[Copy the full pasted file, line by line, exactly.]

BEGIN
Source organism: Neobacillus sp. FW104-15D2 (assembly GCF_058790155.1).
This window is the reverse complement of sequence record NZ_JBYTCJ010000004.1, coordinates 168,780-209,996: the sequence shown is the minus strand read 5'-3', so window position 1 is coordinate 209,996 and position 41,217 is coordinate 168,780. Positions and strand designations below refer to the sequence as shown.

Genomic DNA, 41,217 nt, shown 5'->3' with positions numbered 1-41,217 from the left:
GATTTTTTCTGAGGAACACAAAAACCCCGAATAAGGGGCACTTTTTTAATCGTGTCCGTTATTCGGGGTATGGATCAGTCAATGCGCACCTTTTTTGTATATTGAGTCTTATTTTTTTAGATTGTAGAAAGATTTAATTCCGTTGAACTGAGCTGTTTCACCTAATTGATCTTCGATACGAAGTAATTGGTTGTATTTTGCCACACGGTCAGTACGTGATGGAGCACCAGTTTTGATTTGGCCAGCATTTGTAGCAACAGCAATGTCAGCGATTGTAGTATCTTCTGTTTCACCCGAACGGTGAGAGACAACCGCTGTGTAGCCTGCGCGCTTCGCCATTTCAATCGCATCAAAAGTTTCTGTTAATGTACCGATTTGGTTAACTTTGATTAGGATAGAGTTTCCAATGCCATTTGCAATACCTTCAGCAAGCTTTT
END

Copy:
Source organism: Neobacillus sp. FW104-15D2 (assembly GCF_058790155.1).
This window is the reverse complement of sequence record NZ_JBYTCJ010000004.1, coordinates 168,780-209,996: the sequence shown is the minus strand read 5'-3', so window position 1 is coordinate 209,996 and position 41,217 is coordinate 168,780. Positions and strand designations below refer to the sequence as shown.

Genomic DNA, 41,217 nt, shown 5'->3' with positions numbered 1-41,217 from the left:
GATTTTTTCTGAGGAACACAAAAACCCCGAATAAGGGGCACTTTTTTAATCGTGTCCGTTATTCGGGGTATGGATCAGTCAATGCGCACCTTTTTTGTATATTGAGTCTTATTTTTTTAGATTGTAGAAAGATTTAATTCCGTTGAACTGAGCTGTTTCACCTAATTGATCTTCGATACGAAGTAATTGGTTGTATTTTGCCACACGGTCAGTACGTGATGGAGCACCAGTTTTGATTTGGCCAGCATTTGTAGCAACAGCAATGTCAGCGATTGTAGTATCTTCTGTTTCACCCGAACGGTGAGAGACAACCGCTGTGTAGCCTGCGCGCTTCGCCATTTCAATCGCATCAAAAGTTTCTGTTAATGTACCGATTTGGTTAACTTTGATTAGGATAGAGTTTCCAATGCCATTTGCAATACCTTCAGCAAGCTTTT